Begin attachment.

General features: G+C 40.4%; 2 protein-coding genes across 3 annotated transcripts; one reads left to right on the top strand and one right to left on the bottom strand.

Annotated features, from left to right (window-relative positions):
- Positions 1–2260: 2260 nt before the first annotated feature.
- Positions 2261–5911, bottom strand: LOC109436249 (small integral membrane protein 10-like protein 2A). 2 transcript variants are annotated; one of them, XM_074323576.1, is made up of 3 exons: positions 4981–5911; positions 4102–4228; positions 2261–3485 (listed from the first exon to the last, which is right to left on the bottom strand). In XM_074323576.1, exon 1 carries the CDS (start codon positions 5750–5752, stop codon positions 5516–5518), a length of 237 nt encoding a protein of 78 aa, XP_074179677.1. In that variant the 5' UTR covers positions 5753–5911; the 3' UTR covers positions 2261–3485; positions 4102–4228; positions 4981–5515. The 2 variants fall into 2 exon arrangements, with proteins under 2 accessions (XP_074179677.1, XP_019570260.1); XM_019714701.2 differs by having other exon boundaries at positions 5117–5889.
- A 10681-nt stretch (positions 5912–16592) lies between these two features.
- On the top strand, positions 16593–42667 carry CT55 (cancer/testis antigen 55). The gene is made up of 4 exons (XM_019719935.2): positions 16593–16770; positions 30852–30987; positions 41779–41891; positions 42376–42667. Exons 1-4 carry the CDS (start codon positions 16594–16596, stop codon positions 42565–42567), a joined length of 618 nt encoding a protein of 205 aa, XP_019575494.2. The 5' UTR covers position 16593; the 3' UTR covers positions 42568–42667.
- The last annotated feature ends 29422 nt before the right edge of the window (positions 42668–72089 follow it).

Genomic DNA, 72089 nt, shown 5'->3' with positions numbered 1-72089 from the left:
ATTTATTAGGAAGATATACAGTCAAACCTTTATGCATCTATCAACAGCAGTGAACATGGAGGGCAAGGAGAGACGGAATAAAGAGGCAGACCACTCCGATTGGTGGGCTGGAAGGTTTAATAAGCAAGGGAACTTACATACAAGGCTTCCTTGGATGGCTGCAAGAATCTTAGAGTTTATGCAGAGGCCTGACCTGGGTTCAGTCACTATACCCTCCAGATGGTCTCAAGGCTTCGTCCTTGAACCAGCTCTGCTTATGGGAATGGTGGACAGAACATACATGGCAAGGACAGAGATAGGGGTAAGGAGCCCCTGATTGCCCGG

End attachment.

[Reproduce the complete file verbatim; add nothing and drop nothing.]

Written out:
General features: G+C 40.4%; 2 protein-coding genes across 3 annotated transcripts; one reads left to right on the top strand and one right to left on the bottom strand.

Annotated features, from left to right (window-relative positions):
- Positions 1–2260: 2260 nt before the first annotated feature.
- Positions 2261–5911, bottom strand: LOC109436249 (small integral membrane protein 10-like protein 2A). 2 transcript variants are annotated; one of them, XM_074323576.1, is made up of 3 exons: positions 4981–5911; positions 4102–4228; positions 2261–3485 (listed from the first exon to the last, which is right to left on the bottom strand). In XM_074323576.1, exon 1 carries the CDS (start codon positions 5750–5752, stop codon positions 5516–5518), a length of 237 nt encoding a protein of 78 aa, XP_074179677.1. In that variant the 5' UTR covers positions 5753–5911; the 3' UTR covers positions 2261–3485; positions 4102–4228; positions 4981–5515. The 2 variants fall into 2 exon arrangements, with proteins under 2 accessions (XP_074179677.1, XP_019570260.1); XM_019714701.2 differs by having other exon boundaries at positions 5117–5889.
- A 10681-nt stretch (positions 5912–16592) lies between these two features.
- On the top strand, positions 16593–42667 carry CT55 (cancer/testis antigen 55). The gene is made up of 4 exons (XM_019719935.2): positions 16593–16770; positions 30852–30987; positions 41779–41891; positions 42376–42667. Exons 1-4 carry the CDS (start codon positions 16594–16596, stop codon positions 42565–42567), a joined length of 618 nt encoding a protein of 205 aa, XP_019575494.2. The 5' UTR covers position 16593; the 3' UTR covers positions 42568–42667.
- The last annotated feature ends 29422 nt before the right edge of the window (positions 42668–72089 follow it).

Genomic DNA, 72089 nt, shown 5'->3' with positions numbered 1-72089 from the left:
ATTTATTAGGAAGATATACAGTCAAACCTTTATGCATCTATCAACAGCAGTGAACATGGAGGGCAAGGAGAGACGGAATAAAGAGGCAGACCACTCCGATTGGTGGGCTGGAAGGTTTAATAAGCAAGGGAACTTACATACAAGGCTTCCTTGGATGGCTGCAAGAATCTTAGAGTTTATGCAGAGGCCTGACCTGGGTTCAGTCACTATACCCTCCAGATGGTCTCAAGGCTTCGTCCTTGAACCAGCTCTGCTTATGGGAATGGTGGACAGAACATACATGGCAAGGACAGAGATAGGGGTAAGGAGCCCCTGATTGCCCGG